Works focusing on a single cultural area include Mahasti Ziai Afshar's The Immortal Hound: The Genesis and Transformation of a Symbol in Indo-Iranian Traditions (New York, 1990), Eduard Erkes's "Der Hund im alten China," T'oung Pao 38 (1944): 186–225, Frank Jenkins's "The Role of the Dog in Romano-Gaulish Religion," Latomus 16, no. 1 (January–March 1957): 60–76, Carla Mainoldi's L'image du loup et du chien dans la Grèce ancien d'Homère à Platon (Paris, 1984), and Jean-Claude Schmitt's Le saint lévrier: Guignefort guérisseur d'enfants depuis le XIIIe siècle (Paris, 1979), which focuses on the remarkable cult of a greyhound, which persisted well into the twentieth century in the Dombes region of southeastern France.
David Gordon White (2005)
- Argos Odysseus’ pet, recognizes him after an absence of twenty years. [Gk. Lit.: Odyssey 17:298]3
- Asta the thin man’s dog. [Am. Lit.: The Thin Man ]
- Balthasar almost a Pomeranian, companion of Jolyon Forsyte at Robin Hill. [Br. Lit.: “Indian Summer of a Forsyte” ]
- barghest monstrous goblin-dog, a nocturnal specter portending death. [Br. Folklore: EB (1963) III, 110]
- Boatswain Byron’s favorite dog. [Br. Hist.: Harvey, 239]
- Buck after murder of his master, leads wolf pack. [Am. Lit.: The Call of the Wild ]
- Bullet Roy Rogers’ dog. [TV: “The Roy Rogers Show” in Terrace, II, 260]
- Bull’s-eye Bill Sykes’s dog. [Br. Lit.: Oliver Twist ]
- Cerberus three-headed beast guarding gates of hell. [Classical Myth.: Zimmerman, 55–56]
- Charley elderly poodle that accompanied Steinbeck on trip across U.S. [Am. Lit.: John Steinbeck Travels with Charley in Weiss, 471]
- Checkers Richard Nixon’s cocker spaniel; used in his defense of slush fund (1952). [Am. Hist.: Wallechinsky, 126]
- Diogenes Dr. Blimber’s clumsy dog. [Br. Lit.: Dombey and Son ]
- Dominic hound who travels widely. [Children’s Lit.: Dominic ]
- Fala Franklin Roosevelt’s dog. [Am. Hist.: Wallechinsky, 126]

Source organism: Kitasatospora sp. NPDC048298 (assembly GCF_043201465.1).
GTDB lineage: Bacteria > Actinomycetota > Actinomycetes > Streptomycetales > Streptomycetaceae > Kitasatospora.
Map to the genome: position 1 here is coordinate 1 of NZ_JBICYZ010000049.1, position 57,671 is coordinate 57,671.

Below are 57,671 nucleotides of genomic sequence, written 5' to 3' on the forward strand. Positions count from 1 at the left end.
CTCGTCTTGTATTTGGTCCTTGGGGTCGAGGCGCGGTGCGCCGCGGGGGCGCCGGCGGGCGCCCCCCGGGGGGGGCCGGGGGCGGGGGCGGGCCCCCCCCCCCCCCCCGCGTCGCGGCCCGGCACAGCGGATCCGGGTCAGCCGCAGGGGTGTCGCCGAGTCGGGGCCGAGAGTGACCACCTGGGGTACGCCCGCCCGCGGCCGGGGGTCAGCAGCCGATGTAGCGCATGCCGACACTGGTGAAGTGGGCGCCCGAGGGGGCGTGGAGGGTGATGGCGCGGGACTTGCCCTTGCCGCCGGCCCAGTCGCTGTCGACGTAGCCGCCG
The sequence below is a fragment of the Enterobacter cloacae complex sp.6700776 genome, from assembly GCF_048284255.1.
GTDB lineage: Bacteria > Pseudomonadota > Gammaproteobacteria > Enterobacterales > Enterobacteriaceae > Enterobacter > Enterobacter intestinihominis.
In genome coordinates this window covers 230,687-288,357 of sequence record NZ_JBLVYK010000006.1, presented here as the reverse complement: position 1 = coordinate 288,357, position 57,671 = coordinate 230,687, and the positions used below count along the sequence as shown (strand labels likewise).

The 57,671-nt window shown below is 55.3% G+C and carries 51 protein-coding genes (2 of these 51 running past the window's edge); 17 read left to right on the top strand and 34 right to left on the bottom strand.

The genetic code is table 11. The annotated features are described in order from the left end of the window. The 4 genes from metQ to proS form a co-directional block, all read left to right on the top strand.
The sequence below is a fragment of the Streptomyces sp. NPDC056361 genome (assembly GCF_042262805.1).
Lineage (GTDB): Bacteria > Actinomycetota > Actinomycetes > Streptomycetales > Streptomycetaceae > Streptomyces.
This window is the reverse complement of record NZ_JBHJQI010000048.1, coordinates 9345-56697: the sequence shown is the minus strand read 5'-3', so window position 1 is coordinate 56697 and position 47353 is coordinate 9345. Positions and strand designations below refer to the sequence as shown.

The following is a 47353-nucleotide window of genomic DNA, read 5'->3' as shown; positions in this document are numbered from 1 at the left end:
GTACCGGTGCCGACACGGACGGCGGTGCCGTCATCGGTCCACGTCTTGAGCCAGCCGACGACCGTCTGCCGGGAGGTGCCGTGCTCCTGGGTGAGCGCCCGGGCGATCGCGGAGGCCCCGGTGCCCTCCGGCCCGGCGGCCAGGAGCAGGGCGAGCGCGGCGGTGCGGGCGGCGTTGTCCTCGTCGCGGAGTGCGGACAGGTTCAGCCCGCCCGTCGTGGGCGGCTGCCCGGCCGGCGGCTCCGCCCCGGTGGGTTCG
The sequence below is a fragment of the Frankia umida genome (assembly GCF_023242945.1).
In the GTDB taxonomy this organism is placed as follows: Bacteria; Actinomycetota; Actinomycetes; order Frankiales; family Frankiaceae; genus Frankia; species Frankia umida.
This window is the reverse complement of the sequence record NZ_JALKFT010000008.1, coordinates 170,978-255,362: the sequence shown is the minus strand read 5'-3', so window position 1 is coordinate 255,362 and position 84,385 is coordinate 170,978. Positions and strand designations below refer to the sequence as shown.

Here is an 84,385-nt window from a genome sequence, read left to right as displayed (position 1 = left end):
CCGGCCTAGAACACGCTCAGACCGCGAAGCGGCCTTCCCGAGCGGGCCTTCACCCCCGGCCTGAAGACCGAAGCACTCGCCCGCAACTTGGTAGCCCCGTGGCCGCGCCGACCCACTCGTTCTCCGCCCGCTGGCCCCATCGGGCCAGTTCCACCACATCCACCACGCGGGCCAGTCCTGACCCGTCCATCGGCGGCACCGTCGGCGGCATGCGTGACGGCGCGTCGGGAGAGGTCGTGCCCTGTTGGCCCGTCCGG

- Flopit small, majestically self-important, and smelling of violets. [Am. Lit.: Booth Tarkington Seventeen in Magill I, 882]
- Flush Elizabeth Barrett Browning’s spaniel, subject of a biography. [Br. Lit.: Woolf Flush in Barnhart, 446]
- Gelert greyhound slain by its master for killing his baby; he discovers that Gelert had killed a wolf menacing the child, who is found safe. [Eng. Ballad: Beddgelert in Brewer Dictionary, 93]
- Hound of the Baskervilles gigantic “fiend dog” of Sir Arthur Conan Doyle’s tale. [Br. Lit.: The Hound of the Baskervilles ]
- Jip Dora’s little pet, lives in a tiny pagoda. [Br. Lit.: Dickens David Copperf eld ]
- Lassie canine star of popular film and TV series. [TV: Terrace, II, 13–15; Radio: Buxton, 135]
- Marmaduke floppy, self-centered, playful Great Dane. [Comics: Marmaduke ]
- Mauthe Doog ghostly black spaniel that haunted Peel Castle. [Br. Folklore: Benét, 649]
- Montmorency companion on Thames boat trip. [Br. Lit.: Jerome Three Men in a Boat in Magill II, 1018]
- Nana Newfoundland, nurse to the children. [Br. Lit.: J. M. Barrie Peter Pan ]
- Peritas Alexander the Great’s dog. [Gk. Hist.: Harvey, 239]
- Rin-Tin-Tin early film hero; German shepherd. [Radio: Buxton, 200]
- Sandy Little Orphan Annie’s dog. [Comics: “Little Orphan Annie” in Horn, 459]
- Snoopy world’s most famous beagle. [Comics: “Peanuts” in Horn, 542]
- Spot dog accompanying Sally, Dick, and Jane in primers. [Am. Cult.: Misc.]
- Toto pet terrier who accompanies Dorothy to Oz. [Am. Lit.: The Wonderful Wizard of Oz ]
the dogs of war the havoc accompanying military conflict, originally a quotation from Shakespeare's Julius Caesar (1599), ‘Cry, ‘.Havoc!’. and let slip the dogs of war.’
See also dog, lie down with dogs, you will get up with fleas, rain cats and dogs, let sleeping dogs lie, while two dogs are fighting for a bone.
See also 16. ANIMALS .
- Psychiatry. a delusion in which a person believes himself to be a dog.
- a specialist in the care and breeding of dogs.
- the branch of zoology that studies the dog, especially its natural history.
- an abnormal love of dogs.
- an intense dread of dogs.
- the state or quality of being a mixed breed. —mongrelization , n. —mongrely , adj.
- the love of dogs. Also called philocyny . —philocynic , n., adj. —philocynical , adj.